As this is a very organic organization of the conference, we appreciate your flexibility to the extent possible, but we do understand that your time is very valuable, and we will do our best to work with everyone to make the schedule flow efficiently. We strongly encourage you to widely attend the other sessions that will be going on during the conference, including some that you might not usually consider.  We are very hopeful that the NCD and our federal partners will take guidance from the dialogues to help shape federal policy for the disability community, and are eager to listen and engage with everyone who attends. 

On Tuesday morning, at 11 a.m., the entire group will gather with the full NCD Council to hear bullet point recommendations from a representative of each dialogue.  If you cannot attend this session, we encourage you to provide a recommendation to me, or to Kathy Kerr-Schochet so that we may include the results of your dialogue in the overall summary and conclusions of the conference.  All participants are invited to stay and participate in the NCD Council Quarterly meeting that will take place on Tuesday afternoon. We look forward to assisting you with any questions that you may have.

Please contact Kathleen Kerr-Schochet or Janice Lehrer-Stein for any questions:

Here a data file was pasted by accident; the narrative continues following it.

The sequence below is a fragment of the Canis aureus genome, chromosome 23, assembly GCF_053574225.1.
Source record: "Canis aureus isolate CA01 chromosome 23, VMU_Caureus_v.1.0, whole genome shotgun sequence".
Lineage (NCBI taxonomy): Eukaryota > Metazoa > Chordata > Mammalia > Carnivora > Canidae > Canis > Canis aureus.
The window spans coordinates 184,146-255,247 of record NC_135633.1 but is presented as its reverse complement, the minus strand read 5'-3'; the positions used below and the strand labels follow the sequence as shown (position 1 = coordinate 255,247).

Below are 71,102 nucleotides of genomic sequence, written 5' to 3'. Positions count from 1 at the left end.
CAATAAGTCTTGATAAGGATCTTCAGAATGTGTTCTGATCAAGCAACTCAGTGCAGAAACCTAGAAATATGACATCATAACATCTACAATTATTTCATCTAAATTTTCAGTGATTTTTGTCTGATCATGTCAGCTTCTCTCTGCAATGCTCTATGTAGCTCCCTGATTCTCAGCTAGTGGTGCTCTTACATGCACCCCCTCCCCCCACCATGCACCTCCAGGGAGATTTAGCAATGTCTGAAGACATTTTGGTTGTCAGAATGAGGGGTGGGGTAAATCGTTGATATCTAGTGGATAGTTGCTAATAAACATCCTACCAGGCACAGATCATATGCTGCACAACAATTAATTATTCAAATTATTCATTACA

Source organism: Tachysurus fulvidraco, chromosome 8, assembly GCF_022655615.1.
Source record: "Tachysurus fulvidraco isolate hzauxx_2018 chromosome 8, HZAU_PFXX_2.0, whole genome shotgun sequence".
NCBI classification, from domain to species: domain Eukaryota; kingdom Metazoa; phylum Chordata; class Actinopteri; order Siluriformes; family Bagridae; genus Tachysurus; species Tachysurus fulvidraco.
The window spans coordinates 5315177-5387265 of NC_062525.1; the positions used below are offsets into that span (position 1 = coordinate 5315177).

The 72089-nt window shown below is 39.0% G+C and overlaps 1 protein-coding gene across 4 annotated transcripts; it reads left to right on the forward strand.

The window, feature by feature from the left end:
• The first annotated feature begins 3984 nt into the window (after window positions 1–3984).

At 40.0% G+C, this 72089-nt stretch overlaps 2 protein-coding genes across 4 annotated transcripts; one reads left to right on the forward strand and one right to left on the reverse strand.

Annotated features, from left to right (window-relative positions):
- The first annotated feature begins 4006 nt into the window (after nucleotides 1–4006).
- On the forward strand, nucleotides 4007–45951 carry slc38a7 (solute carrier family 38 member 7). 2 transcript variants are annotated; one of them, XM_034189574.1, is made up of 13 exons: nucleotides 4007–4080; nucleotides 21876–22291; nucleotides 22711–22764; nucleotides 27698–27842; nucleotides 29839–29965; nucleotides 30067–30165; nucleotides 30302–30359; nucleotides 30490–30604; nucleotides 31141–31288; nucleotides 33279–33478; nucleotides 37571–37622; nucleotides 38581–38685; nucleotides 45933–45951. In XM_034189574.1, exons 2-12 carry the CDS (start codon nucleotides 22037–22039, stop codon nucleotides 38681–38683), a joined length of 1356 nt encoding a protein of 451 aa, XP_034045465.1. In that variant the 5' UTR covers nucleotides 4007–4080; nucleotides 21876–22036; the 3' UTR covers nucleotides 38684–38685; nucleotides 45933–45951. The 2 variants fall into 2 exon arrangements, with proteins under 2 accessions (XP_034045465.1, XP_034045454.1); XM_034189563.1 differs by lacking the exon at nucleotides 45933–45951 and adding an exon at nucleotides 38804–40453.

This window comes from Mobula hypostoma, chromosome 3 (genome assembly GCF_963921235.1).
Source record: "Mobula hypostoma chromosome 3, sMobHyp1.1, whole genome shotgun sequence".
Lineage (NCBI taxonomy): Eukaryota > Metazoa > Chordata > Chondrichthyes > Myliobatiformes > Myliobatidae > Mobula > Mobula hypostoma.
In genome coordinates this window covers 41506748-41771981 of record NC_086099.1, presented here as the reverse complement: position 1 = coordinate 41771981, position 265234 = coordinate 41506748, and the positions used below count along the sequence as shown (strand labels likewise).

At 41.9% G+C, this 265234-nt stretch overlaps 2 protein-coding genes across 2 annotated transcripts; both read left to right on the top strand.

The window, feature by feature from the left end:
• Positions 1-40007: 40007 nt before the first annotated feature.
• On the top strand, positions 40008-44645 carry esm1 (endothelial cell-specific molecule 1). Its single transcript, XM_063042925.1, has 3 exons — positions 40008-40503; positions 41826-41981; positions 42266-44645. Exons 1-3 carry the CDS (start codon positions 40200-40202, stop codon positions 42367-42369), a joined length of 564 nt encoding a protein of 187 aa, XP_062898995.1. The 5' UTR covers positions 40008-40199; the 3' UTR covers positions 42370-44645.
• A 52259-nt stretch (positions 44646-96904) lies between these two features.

Thank you again for your eagerness to engage with us.  We can't wait to meet you!  

Janice Lehrer-Stein, NCD Council Member

Health Care Delivery for Adults with Developmental Disabilities: Opportunities and ChallengesEdit

proposed by Clarissa Kripke, MD, FAAFP

Health care for people with developmental disabilities is interdisciplinary, team-based care with patients and caregivers at the center of the team. People with developmental disabilities have identified many barriers to accessing the health care. We need:

  • clinicians with experience and expertise
  • trained clinic staff
  • health education
  • support navigating the health care and insurance systems
  • alternative formats for patient materials
  • support for decision-making and communication
  • flexible scheduling
  • accessible medical equipment
  • specialized transportation or home care
  • coordination with other agencies and services
  • collaboration with families and direct care professionals

This session will start with a brief overview of the problems. The the focus of the discussion will be on solutions. What models of health care delivery are working? What state and federal policy do we need to build capacity?

Orphan Medical Devices: Help Envision a Policy ApproachEdit

Proposed by Jonathan Kuniholm

Significant problems for insignificant numbers of people remain in significant numbers. These “medical orphans” have been targets for policy encouraging drug development, with limited success. Where those who suffer from rare medical conditions are orphaned for want of a medical device, we have yet to see a policy solution. I would like propose (and solicit) a slew of ways that governments, corporations and individuals might help to create an environment where solutions to such problems might be more likely, or even inevitable, through a spectrum of measures of varying degrees of difficulty. I invite you to help me add to this list, and to help us all to a future where these measures make competition for solutions to these neglected problems as fierce as it is for smartphones and automobiles. Let's create a roadmap for a medical device law that might change the face of innovation for these underserved communities.

+1 Jonathan Kuniholm (Demonstrating how to express your interest in someone else's session)